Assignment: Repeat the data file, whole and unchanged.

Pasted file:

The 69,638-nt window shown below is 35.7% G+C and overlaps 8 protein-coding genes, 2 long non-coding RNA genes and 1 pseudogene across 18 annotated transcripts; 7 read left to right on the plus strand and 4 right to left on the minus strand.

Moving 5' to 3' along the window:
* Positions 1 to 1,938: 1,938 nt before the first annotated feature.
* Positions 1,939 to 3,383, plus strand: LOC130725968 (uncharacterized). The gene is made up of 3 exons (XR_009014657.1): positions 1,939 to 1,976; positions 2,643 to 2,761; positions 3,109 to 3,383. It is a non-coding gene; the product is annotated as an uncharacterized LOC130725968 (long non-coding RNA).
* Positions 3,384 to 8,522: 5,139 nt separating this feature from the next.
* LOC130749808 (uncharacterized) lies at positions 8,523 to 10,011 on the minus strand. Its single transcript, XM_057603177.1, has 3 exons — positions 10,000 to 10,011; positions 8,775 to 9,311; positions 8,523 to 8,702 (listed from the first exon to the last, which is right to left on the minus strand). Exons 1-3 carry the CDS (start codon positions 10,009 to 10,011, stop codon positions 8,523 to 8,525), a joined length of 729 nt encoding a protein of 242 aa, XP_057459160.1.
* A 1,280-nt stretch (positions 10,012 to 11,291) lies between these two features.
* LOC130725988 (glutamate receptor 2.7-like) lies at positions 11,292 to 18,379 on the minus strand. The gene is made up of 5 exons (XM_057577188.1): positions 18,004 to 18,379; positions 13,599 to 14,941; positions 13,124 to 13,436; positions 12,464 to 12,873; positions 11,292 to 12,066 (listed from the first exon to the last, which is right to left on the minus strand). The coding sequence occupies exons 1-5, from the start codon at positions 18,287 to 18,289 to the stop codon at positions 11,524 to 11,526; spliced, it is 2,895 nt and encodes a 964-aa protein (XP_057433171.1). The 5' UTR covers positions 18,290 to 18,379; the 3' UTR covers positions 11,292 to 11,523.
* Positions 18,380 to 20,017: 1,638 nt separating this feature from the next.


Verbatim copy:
The 69,638-nt window shown below is 35.7% G+C and overlaps 8 protein-coding genes, 2 long non-coding RNA genes and 1 pseudogene across 18 annotated transcripts; 7 read left to right on the plus strand and 4 right to left on the minus strand.

Moving 5' to 3' along the window:
* Positions 1 to 1,938: 1,938 nt before the first annotated feature.
* Positions 1,939 to 3,383, plus strand: LOC130725968 (uncharacterized). The gene is made up of 3 exons (XR_009014657.1): positions 1,939 to 1,976; positions 2,643 to 2,761; positions 3,109 to 3,383. It is a non-coding gene; the product is annotated as an uncharacterized LOC130725968 (long non-coding RNA).
* Positions 3,384 to 8,522: 5,139 nt separating this feature from the next.
* LOC130749808 (uncharacterized) lies at positions 8,523 to 10,011 on the minus strand. Its single transcript, XM_057603177.1, has 3 exons — positions 10,000 to 10,011; positions 8,775 to 9,311; positions 8,523 to 8,702 (listed from the first exon to the last, which is right to left on the minus strand). Exons 1-3 carry the CDS (start codon positions 10,009 to 10,011, stop codon positions 8,523 to 8,525), a joined length of 729 nt encoding a protein of 242 aa, XP_057459160.1.
* A 1,280-nt stretch (positions 10,012 to 11,291) lies between these two features.
* LOC130725988 (glutamate receptor 2.7-like) lies at positions 11,292 to 18,379 on the minus strand. The gene is made up of 5 exons (XM_057577188.1): positions 18,004 to 18,379; positions 13,599 to 14,941; positions 13,124 to 13,436; positions 12,464 to 12,873; positions 11,292 to 12,066 (listed from the first exon to the last, which is right to left on the minus strand). The coding sequence occupies exons 1-5, from the start codon at positions 18,287 to 18,289 to the stop codon at positions 11,524 to 11,526; spliced, it is 2,895 nt and encodes a 964-aa protein (XP_057433171.1). The 5' UTR covers positions 18,290 to 18,379; the 3' UTR covers positions 11,292 to 11,523.
* Positions 18,380 to 20,017: 1,638 nt separating this feature from the next.